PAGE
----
The Game Changer reached a height of nine meters. Think it made an impression?
For this year’s Brighton Pride, GAY TIMES partnered with Paddy Power to highlight the lack of visibility for LGBTQ footballers.
Before Kylie Minogue sashayed on stage to perform some of her biggest hits – from Can’t Get You Out of My Head to All the Lovers – the largest inflatable ever used at a Pride Parade in the UK made its mark on the city.
The Game Changer balloon was held by Liverpool legend Graeme Souness and Proud United – a team made up of LGBTQ footballers from across the nation – to draw attention to the lack of openly gay male footballers.
“Society has made such giant strides generally in terms of LGBTQ, that as football people we’ve got to ask why does the issue of homophobia persist within our community and the professional game and challenge that,” said Souness.
“I’m here today as an ally and to bring attention to members of the LGBTQ community in the amateur game who are leading the charge in that conversation.”
Souness is a heavyweight in professional football, after playing for numerous Premier League teams throughout the 1980s and going on to manage world-class teams after his playing career.
After retiring from management he launched a successful media career and is currently one of the main analysts on Sky Sports’ coverage of the Premier League.
This position means he has been an active member of the professional football community spanning more than five decades and has seen the sport change over time.
However, he admits that the one thing that hasn’t moved is the attitude towards an openly gay player at the professional level and the culture of homophobia in the stadiums.
“Homophobia in football, I think, still exists every bit as much as it did on the first day I walked into a professional football club, which was in the late 60s,” Souness explained.
“When you think of how society has come on leaps and bounds in improving the situation for the LGBTQ community, football hasn’t. We’ve stood still.”
Souness says that instigating a change in attitudes towards LGBTQ people in football will have to start from the top, and trickle down through the boardrooms, the locker rooms, to the players on the pitch, and then to the fans.
“I’m still very much involved in professional football and I’m in a stadium every week,” Souness said.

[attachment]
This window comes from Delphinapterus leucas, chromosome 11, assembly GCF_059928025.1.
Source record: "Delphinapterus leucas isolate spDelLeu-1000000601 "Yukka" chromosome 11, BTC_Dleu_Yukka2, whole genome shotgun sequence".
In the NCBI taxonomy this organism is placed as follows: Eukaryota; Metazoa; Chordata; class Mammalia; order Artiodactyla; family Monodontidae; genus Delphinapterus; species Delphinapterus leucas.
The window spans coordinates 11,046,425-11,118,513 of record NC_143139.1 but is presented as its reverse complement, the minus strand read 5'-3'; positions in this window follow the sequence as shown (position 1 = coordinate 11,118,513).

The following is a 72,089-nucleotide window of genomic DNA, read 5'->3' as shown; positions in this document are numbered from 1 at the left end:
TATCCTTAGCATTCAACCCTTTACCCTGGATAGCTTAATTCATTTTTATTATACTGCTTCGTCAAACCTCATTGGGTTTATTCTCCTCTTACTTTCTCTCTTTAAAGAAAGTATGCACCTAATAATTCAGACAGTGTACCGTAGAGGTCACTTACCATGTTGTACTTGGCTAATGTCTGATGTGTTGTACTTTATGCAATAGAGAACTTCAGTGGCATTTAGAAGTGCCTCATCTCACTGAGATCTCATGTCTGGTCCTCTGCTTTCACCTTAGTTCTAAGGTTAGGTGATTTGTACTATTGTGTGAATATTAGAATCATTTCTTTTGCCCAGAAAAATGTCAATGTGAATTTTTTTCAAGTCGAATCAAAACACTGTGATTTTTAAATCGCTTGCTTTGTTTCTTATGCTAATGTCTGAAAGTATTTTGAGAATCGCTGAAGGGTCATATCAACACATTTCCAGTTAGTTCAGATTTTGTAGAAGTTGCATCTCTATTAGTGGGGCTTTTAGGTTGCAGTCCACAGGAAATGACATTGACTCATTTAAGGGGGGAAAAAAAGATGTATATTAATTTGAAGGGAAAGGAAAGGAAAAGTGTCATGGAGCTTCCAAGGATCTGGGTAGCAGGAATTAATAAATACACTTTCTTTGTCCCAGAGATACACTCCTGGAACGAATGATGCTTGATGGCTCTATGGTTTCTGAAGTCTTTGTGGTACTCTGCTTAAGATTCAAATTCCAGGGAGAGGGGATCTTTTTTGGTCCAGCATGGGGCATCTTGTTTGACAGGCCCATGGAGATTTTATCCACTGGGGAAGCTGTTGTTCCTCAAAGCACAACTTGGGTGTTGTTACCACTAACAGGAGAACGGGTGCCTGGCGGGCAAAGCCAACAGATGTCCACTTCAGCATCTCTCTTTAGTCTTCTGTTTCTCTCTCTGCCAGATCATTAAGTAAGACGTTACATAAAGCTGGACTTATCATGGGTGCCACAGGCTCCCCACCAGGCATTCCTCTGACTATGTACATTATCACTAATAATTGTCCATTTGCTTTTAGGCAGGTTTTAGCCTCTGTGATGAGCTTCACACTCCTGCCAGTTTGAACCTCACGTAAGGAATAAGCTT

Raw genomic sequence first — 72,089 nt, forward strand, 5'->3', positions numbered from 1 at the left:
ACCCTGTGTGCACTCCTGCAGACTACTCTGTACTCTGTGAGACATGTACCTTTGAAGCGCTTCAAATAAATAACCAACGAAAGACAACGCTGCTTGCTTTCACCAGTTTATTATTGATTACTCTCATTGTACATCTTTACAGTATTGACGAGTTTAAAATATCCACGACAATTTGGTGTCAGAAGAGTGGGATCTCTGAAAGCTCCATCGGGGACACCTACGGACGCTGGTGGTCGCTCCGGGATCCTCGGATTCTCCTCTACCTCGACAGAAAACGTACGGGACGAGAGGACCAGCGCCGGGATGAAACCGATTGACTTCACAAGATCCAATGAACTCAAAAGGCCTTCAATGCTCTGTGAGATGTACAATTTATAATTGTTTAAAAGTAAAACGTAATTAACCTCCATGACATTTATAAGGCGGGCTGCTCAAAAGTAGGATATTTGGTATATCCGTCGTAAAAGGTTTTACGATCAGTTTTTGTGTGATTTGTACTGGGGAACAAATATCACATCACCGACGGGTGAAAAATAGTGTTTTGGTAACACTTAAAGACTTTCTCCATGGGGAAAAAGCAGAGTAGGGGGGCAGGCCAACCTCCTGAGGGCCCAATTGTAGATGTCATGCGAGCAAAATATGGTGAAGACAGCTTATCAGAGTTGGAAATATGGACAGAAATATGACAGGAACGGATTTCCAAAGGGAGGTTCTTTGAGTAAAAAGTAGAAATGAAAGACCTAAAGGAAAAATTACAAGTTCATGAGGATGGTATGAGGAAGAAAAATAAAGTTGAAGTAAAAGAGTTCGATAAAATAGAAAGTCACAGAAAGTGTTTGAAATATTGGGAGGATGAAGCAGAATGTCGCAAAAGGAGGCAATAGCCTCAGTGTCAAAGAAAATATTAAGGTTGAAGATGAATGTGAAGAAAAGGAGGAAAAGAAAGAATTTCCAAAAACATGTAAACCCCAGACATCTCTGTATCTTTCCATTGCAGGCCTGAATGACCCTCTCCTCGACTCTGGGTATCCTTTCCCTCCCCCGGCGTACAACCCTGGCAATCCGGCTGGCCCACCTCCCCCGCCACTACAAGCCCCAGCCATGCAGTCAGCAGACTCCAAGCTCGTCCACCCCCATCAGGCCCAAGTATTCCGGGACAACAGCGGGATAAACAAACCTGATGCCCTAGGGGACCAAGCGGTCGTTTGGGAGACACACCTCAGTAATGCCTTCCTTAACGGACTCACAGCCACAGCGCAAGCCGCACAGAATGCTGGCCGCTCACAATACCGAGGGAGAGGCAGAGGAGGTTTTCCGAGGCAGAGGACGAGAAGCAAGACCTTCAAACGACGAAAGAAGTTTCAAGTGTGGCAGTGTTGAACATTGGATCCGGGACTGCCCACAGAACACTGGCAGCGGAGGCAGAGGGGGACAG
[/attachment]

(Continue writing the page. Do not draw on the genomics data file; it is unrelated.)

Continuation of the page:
“Every weekend I go to a live game and most weekend you hear some idiot come out with something ridiculous, so it is there and it does exist. It’s something we have to challenge.”
Women’s football has happily accepted LGBTQ players into the top tiers of the sport, but the same cannot be said for men’s football. Right now, there are no openly gay or bisexual male players in the Premier League.
That’s why GAY TIMES teamed hp with Paddy Power to showcase ‘The Game Changer’; a balloon that took two hours to inflate and required enough helium to fill 7,000 balloons.
When carried by volunteers, it reached a height of nine meters. Think it made an impression?
Proud United was created to celebrate the LGBTQ people who are an active part of football – from amateur players, coaches, and referees, to passionate fans of the beautiful game.
They are the Game Changers and a shining example of progression in the sport from a ground level. They should be looked towards from the professional level as role models of change.
“When it happened in rugby with the Welsh player [Gareth Thomas], people respected the situation,” said Ballerín. “The fans respected his decision. In football, the culture is different. It can be very personal, very nasty.”
Giroud also said: “In the dressing room, there is a lot of testosterone, teasing and collective showers. It is delicate but that is how it is. I can understand the pain and the difficulty for guys in coming out – it is a real challenge.”
However, some are challenging that view. England’s first ever gay football referee, Ryan Atkin, said: “But we are also in a place now where if an individual chose to come out, he would probably get the biggest amount of support.
“Not only from fans, but from the media, and from football itself.”
Until the day a professional footballer – and them alone – decides to come out publicly, we should continue to support LGBTQ people in football at a grassroots level. They are the ones who, right now, are instigating real change in the beautiful game.